Hi Erchenko Viktor,
Before I get to your question, I would like to comment that it sounds unnatural to say "The boyfriend of my sister".
We tend to use "the X (noun) of Y (noun)" for parts of inanimate objects (e.g. the timer of the machine, the gear of the truck, the settings of the computer). It would be more natural to say "My sister's boyfriend".
Secondly, there is a difference between "persuade" and "convince". Your sister's boyfriend is trying to make you believe and agree with his opinion, so he is trying to "convince" you. After someone manages to "convince" you, they can "persuade" you to do something.
Your sister's boyfriend is discussing the specific concept of "family" as a unit of society. Therefore, the specific article (i.e. the) should be used. As an analogy, someone can try to convince me that THE car will be irrelevant in the future when we are able to travel in flying pods. We are not referring to a specific car here; rather, we are referring to the specific mode of transport using cars.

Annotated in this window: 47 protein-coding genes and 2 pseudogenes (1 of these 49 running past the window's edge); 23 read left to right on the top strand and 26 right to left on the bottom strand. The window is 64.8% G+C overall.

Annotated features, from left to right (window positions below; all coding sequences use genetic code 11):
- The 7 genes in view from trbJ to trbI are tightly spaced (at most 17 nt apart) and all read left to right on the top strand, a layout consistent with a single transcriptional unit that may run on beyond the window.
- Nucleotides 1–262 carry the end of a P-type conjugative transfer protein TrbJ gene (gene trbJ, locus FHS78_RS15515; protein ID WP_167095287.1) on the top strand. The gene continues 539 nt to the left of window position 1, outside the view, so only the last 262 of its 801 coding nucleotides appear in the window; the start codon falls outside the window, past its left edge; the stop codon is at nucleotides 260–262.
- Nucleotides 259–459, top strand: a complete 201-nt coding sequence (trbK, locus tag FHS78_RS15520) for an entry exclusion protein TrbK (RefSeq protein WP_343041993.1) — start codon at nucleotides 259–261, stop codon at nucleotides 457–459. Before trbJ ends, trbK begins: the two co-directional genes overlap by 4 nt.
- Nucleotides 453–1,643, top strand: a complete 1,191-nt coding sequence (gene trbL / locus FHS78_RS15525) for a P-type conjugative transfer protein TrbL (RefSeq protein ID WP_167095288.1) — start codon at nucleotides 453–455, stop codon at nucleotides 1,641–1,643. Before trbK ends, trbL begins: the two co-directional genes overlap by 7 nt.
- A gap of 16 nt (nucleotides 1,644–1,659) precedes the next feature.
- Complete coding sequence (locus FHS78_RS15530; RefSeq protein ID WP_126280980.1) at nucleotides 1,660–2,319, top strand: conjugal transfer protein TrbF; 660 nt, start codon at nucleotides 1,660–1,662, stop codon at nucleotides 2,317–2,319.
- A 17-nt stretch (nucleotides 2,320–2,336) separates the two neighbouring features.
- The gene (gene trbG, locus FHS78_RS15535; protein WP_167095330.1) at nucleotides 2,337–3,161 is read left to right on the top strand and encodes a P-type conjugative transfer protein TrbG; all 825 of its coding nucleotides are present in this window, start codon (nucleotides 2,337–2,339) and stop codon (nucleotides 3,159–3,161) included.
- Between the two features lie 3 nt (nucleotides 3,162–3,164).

"An" is used to specify "absolutely", not "institution". It is used when the pronunciation of the next word begins with a vowel sound (in the case of "absolutely", it starts with a vowel /æ/ sound). Sometimes, an adjective (or multiple adjectives) comes between the article and the noun. Despite this, the rule of using "an" when the next word is pronounced with a starting vowel sound still holds.
Other examples: An irritating boy --> "irritating" starts with a vowel /ɪ/ sound // An old-fashioned institution --> "old" starts with a vowel / oʊ/ sound.
I hope this helps you.